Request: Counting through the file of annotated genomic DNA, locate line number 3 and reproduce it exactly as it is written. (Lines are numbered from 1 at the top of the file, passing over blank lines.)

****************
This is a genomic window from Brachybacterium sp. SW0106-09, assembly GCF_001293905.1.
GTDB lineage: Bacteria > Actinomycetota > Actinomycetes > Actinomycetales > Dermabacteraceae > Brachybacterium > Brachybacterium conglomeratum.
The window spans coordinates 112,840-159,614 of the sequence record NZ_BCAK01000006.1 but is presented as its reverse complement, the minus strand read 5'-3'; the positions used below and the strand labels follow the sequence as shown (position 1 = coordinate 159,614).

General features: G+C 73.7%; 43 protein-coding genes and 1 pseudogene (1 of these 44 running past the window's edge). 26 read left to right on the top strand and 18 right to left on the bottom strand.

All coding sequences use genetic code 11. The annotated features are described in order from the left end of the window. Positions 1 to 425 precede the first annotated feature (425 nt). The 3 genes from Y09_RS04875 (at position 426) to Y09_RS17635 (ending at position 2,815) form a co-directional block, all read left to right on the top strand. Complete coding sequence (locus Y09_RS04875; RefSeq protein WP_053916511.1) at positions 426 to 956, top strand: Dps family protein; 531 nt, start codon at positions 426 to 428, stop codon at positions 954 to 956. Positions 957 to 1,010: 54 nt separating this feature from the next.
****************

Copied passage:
The window spans coordinates 112,840-159,614 of the sequence record NZ_BCAK01000006.1 but is presented as its reverse complement, the minus strand read 5'-3'; the positions used below and the strand labels follow the sequence as shown (position 1 = coordinate 159,614).